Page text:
Table 1: Baseline patient characteristics.
Figure 1: Distribution of geriatric nutritional risk index (GNRI).
3.2. Patient Characteristics according to GNRI

As shown in Table 1, the duration of diabetic foot ulcers was longer in the high GNRI group. In addition, BMI, systolic blood pressure, serum hemoglobin, albumin, cholesterol, and high-density lipoprotein (HDL-C) values were significantly higher in high GNRI group. Blood platelet counts, white blood cell counts, low-density lipoprotein (LDL-C) values, and fibrinogen levels were significantly higher in the low GNRI group. The prevalence of smoking was significantly higher in the high GNRI group, and the proportion of major amputation was significantly higher in the low GNRI group. There were no statistically significant between-group differences in eGFR; age; sex; comorbidity; history of lower limb revascularization; drinking; albuminuria; Wagner classification; lymphocyte, triglycerides, and creatinine; blood urea nitrogen, uric acid, fasting glucose levels, or systolic blood pressure.

3.3. Causes of Death

Of the 271 subjects who completed the follow-up, a total of 72 (26.6%) subjects died. The causes of death included the following: 22 (30.1%) foot-related deaths, 13 (18.0%) deaths due to cardiac disease, 10 (13.9%) deaths due to cerebrovascular disease, 9 (12.5%) deaths due to renal failure, 7 (9.7%) deaths due to infections, 2 (2.8%) deaths due to cancer-related death, 2 (2.8%) deaths due to acute complication of diabetes, and 7 (9.7%) deaths with other causes.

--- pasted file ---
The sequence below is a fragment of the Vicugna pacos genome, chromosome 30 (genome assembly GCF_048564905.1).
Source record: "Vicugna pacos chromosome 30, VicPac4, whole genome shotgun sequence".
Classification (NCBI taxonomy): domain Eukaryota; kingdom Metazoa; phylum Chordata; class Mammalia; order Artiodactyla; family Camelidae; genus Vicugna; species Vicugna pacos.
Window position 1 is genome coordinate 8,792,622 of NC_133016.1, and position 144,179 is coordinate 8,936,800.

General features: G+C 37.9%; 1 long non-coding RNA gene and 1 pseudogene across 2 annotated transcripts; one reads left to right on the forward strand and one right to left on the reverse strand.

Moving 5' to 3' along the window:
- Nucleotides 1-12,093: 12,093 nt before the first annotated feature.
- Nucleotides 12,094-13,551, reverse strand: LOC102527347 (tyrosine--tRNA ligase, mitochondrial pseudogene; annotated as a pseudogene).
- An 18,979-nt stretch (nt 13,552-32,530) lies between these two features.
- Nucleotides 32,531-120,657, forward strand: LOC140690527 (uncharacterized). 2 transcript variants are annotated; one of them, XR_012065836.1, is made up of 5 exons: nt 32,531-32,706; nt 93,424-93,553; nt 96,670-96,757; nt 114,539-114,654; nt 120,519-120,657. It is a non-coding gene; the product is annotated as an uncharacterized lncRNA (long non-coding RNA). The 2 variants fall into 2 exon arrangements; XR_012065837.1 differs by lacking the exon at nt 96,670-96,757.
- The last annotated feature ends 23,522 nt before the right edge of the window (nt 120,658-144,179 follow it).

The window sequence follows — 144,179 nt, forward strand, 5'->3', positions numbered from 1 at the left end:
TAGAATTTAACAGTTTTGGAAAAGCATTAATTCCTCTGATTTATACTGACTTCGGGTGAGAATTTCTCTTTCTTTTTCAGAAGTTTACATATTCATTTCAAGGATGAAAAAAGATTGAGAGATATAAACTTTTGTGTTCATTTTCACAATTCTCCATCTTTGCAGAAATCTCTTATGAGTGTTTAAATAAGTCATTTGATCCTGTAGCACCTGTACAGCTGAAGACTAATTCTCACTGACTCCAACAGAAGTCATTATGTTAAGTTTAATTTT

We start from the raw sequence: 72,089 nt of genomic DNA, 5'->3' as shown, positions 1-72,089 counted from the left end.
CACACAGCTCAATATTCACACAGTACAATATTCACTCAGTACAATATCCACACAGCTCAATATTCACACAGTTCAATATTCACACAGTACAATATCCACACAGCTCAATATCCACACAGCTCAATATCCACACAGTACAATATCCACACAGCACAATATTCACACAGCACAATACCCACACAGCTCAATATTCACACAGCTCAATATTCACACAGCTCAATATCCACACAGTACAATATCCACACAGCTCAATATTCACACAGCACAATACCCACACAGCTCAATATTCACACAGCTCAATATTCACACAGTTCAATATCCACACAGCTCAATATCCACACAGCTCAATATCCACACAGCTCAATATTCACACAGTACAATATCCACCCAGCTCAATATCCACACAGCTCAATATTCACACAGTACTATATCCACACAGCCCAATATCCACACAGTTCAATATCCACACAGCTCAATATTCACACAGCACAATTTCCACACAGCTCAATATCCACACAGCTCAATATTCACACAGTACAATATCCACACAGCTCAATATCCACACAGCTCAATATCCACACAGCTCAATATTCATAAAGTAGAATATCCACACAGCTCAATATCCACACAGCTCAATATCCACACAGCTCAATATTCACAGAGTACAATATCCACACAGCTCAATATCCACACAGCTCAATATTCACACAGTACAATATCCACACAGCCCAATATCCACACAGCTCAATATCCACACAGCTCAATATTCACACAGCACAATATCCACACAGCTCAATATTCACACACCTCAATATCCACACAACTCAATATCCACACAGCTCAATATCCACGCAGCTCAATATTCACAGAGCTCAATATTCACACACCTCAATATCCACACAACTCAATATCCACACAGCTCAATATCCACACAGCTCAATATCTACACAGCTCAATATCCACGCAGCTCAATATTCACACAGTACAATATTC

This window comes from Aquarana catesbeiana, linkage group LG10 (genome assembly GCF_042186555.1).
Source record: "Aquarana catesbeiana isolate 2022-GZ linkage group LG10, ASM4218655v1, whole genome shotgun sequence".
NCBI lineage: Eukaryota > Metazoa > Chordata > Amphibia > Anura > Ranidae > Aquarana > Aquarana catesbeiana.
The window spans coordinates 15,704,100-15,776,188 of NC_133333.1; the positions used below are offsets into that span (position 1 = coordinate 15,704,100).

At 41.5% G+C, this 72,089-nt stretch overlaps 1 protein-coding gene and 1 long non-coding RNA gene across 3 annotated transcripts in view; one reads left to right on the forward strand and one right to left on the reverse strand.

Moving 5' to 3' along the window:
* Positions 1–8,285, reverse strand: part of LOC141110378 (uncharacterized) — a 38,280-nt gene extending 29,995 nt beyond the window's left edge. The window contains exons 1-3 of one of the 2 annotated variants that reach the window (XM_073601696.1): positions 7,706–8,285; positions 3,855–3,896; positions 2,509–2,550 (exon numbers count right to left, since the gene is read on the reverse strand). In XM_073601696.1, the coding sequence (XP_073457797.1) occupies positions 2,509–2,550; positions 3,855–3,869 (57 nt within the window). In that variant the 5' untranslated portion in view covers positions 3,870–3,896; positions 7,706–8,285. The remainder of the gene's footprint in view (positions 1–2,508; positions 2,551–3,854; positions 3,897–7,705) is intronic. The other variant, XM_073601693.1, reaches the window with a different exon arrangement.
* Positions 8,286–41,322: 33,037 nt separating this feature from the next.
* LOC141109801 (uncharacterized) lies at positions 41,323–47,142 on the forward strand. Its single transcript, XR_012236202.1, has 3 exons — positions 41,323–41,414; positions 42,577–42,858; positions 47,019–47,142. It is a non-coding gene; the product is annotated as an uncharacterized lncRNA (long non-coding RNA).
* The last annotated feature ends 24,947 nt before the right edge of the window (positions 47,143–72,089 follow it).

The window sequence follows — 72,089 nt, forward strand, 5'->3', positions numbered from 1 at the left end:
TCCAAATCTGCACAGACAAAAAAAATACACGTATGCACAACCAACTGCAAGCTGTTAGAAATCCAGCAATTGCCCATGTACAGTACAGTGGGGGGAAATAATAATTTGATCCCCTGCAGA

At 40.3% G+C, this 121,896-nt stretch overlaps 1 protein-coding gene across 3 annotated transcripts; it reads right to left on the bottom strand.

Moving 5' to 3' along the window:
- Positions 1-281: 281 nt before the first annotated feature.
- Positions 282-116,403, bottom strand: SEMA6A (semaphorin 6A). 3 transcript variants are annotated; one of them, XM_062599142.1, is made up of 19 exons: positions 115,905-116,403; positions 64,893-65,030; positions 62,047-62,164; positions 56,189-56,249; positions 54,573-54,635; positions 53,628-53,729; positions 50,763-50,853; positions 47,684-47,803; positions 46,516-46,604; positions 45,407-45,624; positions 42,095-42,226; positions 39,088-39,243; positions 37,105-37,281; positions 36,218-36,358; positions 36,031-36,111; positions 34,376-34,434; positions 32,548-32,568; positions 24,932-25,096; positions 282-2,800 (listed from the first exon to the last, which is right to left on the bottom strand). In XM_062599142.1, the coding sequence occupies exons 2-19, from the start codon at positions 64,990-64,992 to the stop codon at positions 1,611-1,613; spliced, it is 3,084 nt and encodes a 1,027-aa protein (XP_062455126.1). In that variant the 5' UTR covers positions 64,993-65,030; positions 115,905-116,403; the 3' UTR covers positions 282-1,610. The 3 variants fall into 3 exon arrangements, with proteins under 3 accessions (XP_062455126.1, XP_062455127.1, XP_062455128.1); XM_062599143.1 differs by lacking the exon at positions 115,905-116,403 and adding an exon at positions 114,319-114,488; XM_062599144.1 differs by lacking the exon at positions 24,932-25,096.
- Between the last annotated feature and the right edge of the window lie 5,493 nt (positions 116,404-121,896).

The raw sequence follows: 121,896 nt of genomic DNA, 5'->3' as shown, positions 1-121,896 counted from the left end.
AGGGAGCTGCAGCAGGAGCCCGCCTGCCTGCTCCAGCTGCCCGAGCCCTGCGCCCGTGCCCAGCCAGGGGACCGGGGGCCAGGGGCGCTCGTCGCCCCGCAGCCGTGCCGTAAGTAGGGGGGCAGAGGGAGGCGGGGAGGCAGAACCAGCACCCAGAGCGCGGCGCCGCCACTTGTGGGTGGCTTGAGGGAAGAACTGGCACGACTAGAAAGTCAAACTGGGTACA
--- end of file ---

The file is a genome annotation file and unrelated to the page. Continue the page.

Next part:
3.4. Predictors of Mortality after Amputation

Kaplan-Meier survival analysis for all-cause mortality is shown in Figure 2. The overall survival rate was significantly lower in the low GNRI group (log-rank ). A significant increase in the incidence of death was observed in patients with increased eGFR (log-rank ). Mortality rates at 1, 3, 5, and 6 years after amputation were 11%, 27%, 41%, and 47%, respectively. Mean survival times (months) in the low GNRI group were (95% CI 40.763–50.831) and in the high GNRI group were (95% CI 55.868–64.301).